This morning I read a tweet by Rupert Read, Green Party transport spokesperson and fellow philosopher:
It’s an intuitively appealing argument and I admit that it’s one I’ve also made in the past: by employing skilled workers from other developing nations, we deprive those nations and thereby harm them. My train journey was dull, so I started to think about the claim a little more, and the more I thought about it, the more the implications disturbed me.
Employing skilled workers from developing nations deprives those countries of the skills they need to develop further. Therefore, employing skilled workers from developing nations harms developing countries. This argument implies that when a community is developed below a certain minimum, it’s wrong for people with skills that could improve the community up to that level to leave it. After all, if it’s wrong for one ‘developed’ nation to employ them, then it seems that would be wrong for any developed nation to employ them. And, if the wrong is connected with the deprivation of a skill, then it is wrong for them to leave and wrong for the country to allow them to leave, so long as the country hasn’t developed to the level of sufficiency and a shortage of skills remains.
One thought might be that a country has a claim on the labour of workers it has helped to train, and therefore it is wrong to leave until the debt incurred in gaining the skills is paid off. But that’s not really what seems to be motivating the argument. It’s not about debt, it’s about harm due to deprivation. This means that so long as there is a skill shortage, a worker ought to remain (or be prevented from leaving), regardless of whether they’ve worked for long enough to pay of social debts connect with obtaining the skills. Meanwhile, people who have obtained skills which the country has no need for, or has a surplus of, do no wrong by leaving their community. Thinking about this made me wonder how we ought to determine which of the people possessing a skill that the community has sufficient of ought to be allowed to leave. Perhaps two people wish to leave, but there is only sufficient skills-base to allow one to go before the skill-level drops below the sufficiency threshold. Ought there be a lottery to see who may leave? Ought the ‘brightest and best’ be required to remain? We might also conclude from this argument that if we have a skill that a developing nation has need of, then we ought to leave our own community and travel there – indeed, according to this argument, we harm those in developing nations if we do not . Lucky for Rupert and I that there isn’t an urgent need for philosophers anywhere.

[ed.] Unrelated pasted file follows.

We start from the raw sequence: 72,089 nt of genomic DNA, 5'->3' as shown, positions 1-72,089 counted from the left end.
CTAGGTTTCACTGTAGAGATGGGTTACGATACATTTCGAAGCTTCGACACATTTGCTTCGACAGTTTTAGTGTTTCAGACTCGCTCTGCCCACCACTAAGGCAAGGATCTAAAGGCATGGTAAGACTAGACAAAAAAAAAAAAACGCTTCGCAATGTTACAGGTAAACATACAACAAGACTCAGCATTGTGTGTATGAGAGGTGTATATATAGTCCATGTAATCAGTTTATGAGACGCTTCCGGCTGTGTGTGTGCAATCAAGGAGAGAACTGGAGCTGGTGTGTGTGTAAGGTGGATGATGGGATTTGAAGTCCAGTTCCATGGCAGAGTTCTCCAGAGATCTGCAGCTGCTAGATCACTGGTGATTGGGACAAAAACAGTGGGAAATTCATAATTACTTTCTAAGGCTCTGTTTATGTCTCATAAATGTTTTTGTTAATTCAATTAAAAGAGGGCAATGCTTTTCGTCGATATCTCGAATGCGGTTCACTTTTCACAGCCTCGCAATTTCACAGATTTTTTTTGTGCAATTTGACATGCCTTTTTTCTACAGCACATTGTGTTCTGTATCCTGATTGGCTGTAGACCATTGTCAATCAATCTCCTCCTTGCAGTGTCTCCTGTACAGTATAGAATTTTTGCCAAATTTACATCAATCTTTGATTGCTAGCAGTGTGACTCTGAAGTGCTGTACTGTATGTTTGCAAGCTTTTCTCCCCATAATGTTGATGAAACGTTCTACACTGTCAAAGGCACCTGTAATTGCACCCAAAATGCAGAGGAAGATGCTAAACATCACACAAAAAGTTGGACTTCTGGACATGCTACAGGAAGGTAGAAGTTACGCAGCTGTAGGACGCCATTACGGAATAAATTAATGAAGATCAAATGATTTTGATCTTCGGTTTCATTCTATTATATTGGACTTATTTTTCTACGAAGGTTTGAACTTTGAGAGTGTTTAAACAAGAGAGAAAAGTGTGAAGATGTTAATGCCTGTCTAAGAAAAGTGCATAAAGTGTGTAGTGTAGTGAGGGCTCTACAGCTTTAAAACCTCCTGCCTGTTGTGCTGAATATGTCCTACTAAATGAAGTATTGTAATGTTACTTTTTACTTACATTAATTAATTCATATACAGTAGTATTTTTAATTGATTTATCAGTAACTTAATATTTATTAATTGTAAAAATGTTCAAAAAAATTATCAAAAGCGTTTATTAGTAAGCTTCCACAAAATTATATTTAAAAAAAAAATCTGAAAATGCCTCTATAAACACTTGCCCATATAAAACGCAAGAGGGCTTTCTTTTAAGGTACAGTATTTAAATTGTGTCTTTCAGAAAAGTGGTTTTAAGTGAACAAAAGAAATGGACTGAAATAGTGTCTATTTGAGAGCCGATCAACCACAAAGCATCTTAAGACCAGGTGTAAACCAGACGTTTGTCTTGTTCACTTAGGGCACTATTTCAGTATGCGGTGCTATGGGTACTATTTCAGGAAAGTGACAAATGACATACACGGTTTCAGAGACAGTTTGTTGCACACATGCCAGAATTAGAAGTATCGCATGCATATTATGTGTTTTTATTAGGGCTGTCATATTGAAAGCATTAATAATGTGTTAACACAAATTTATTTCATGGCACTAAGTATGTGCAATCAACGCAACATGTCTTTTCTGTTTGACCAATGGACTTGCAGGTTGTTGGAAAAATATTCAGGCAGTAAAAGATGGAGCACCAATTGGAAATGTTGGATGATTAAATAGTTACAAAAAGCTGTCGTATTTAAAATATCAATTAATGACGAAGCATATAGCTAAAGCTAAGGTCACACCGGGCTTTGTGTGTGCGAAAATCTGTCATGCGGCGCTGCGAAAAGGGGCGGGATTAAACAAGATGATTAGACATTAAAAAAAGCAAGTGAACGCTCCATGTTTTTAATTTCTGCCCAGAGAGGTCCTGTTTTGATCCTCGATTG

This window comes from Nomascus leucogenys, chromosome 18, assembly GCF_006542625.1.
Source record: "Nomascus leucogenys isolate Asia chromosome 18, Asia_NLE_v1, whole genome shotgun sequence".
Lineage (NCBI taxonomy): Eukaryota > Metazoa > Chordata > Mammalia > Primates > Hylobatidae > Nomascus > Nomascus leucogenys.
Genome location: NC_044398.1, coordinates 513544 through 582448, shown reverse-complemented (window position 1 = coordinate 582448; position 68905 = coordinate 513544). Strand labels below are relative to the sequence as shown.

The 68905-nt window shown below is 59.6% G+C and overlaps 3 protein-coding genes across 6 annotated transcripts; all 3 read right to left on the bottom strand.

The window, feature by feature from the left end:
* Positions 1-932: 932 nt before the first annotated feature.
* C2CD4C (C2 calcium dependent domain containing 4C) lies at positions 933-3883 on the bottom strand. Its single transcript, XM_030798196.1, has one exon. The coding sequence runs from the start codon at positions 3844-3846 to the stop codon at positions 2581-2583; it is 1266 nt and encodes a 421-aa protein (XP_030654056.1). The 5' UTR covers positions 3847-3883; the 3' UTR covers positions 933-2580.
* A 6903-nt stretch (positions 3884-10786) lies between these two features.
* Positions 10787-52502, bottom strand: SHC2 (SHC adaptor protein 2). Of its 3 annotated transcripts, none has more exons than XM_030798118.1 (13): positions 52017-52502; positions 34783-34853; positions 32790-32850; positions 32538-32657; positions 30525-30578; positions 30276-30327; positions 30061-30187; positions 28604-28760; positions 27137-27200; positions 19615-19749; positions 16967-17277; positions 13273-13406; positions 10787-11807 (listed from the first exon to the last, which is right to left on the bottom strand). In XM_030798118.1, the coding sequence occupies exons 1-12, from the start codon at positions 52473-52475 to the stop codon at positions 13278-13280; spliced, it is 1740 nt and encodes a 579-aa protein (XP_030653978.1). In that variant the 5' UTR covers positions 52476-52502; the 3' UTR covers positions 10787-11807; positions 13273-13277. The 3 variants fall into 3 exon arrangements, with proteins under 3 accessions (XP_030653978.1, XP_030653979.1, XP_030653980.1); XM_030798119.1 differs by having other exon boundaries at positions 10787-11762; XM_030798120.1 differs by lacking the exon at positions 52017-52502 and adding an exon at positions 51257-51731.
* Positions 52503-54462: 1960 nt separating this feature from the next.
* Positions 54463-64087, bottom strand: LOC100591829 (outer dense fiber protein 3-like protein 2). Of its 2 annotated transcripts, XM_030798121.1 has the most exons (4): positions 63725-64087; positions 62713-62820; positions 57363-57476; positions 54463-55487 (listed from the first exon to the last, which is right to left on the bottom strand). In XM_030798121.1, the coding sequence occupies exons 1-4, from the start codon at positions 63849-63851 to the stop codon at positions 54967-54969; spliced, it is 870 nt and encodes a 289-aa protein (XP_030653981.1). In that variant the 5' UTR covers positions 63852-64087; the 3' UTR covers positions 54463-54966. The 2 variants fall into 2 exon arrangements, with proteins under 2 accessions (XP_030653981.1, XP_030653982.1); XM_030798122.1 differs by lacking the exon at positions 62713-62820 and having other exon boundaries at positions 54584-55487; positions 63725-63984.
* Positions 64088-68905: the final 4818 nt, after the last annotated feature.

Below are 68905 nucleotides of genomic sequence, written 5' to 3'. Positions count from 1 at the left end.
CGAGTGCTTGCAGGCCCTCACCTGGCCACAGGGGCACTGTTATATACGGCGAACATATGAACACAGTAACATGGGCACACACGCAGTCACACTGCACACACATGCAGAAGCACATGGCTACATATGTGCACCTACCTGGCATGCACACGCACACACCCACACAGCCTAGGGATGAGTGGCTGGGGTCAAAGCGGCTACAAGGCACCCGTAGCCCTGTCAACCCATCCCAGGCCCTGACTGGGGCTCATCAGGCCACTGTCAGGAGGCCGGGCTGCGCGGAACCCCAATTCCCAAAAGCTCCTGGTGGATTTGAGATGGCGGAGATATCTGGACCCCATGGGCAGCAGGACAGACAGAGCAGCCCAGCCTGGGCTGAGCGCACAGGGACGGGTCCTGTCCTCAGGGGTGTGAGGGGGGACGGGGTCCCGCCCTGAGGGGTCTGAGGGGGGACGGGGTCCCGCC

Effectively, people in developed nations do wrong to leave in search of a better life when doing so deprives their fellows of the skills they possess. The individual has become a means to benefit the community. One then starts to ask how big the community is: would I be wrong to leave my town, or my neighbourhood, if my skills benefit the locality?
All of this is a negative argument against refusing to employ skilled immigrants, and I’m not going to provide any positive claims in an already long blog post, but it does send an Orwellian chill down my spine. One reply might be to say that whilst it may be wrong for people to leave their community whilst they possess a skill it has need of, and it is wrong for another country to employ them, it would be a greater wrong to deprive individuals of their freedom to move and work. We could also argue that individuals have a right to do wrong: it’s wrong for them to leave their community, but they have a right to do so nevertheless; it’s wrong for us to deprive other countries of skills by employing immigrants, but we have a right to be able to do so. I can see something in this claim, but I remain uneasy about it.
Anyway, I’m glad Rupert and Robert gave me something to think about on a boring train-ride. I wish I had all the answers, but moral reasoning continues to be tricky, and unpicking a claim often leads to a whole host of new questions to answer. Perhaps I shall ponder some more on the return journey!